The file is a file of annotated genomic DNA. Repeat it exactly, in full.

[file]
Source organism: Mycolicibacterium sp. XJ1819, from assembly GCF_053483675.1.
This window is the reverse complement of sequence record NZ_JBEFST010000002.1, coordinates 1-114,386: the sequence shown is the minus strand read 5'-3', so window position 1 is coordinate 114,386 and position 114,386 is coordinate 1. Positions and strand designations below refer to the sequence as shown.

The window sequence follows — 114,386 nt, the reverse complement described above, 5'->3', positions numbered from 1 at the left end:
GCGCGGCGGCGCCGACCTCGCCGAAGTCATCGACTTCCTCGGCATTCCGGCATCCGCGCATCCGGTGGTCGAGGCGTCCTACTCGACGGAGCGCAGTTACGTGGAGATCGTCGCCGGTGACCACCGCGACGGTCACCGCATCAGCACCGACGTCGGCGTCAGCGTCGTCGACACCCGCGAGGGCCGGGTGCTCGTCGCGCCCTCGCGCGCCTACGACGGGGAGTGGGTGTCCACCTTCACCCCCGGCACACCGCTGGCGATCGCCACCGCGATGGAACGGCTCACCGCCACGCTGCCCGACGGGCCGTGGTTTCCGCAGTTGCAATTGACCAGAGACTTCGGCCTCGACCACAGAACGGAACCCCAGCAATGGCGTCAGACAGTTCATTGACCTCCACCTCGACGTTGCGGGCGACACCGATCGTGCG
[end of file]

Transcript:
Source organism: Mycolicibacterium sp. XJ1819, from assembly GCF_053483675.1.
This window is the reverse complement of sequence record NZ_JBEFST010000002.1, coordinates 1-114,386: the sequence shown is the minus strand read 5'-3', so window position 1 is coordinate 114,386 and position 114,386 is coordinate 1. Positions and strand designations below refer to the sequence as shown.

The window sequence follows — 114,386 nt, the reverse complement described above, 5'->3', positions numbered from 1 at the left end:
GCGCGGCGGCGCCGACCTCGCCGAAGTCATCGACTTCCTCGGCATTCCGGCATCCGCGCATCCGGTGGTCGAGGCGTCCTACTCGACGGAGCGCAGTTACGTGGAGATCGTCGCCGGTGACCACCGCGACGGTCACCGCATCAGCACCGACGTCGGCGTCAGCGTCGTCGACACCCGCGAGGGCCGGGTGCTCGTCGCGCCCTCGCGCGCCTACGACGGGGAGTGGGTGTCCACCTTCACCCCCGGCACACCGCTGGCGATCGCCACCGCGATGGAACGGCTCACCGCCACGCTGCCCGACGGGCCGTGGTTTCCGCAGTTGCAATTGACCAGAGACTTCGGCCTCGACCACAGAACGGAACCCCAGCAATGGCGTCAGACAGTTCATTGACCTCCACCTCGACGTTGCGGGCGACACCGATCGTGCG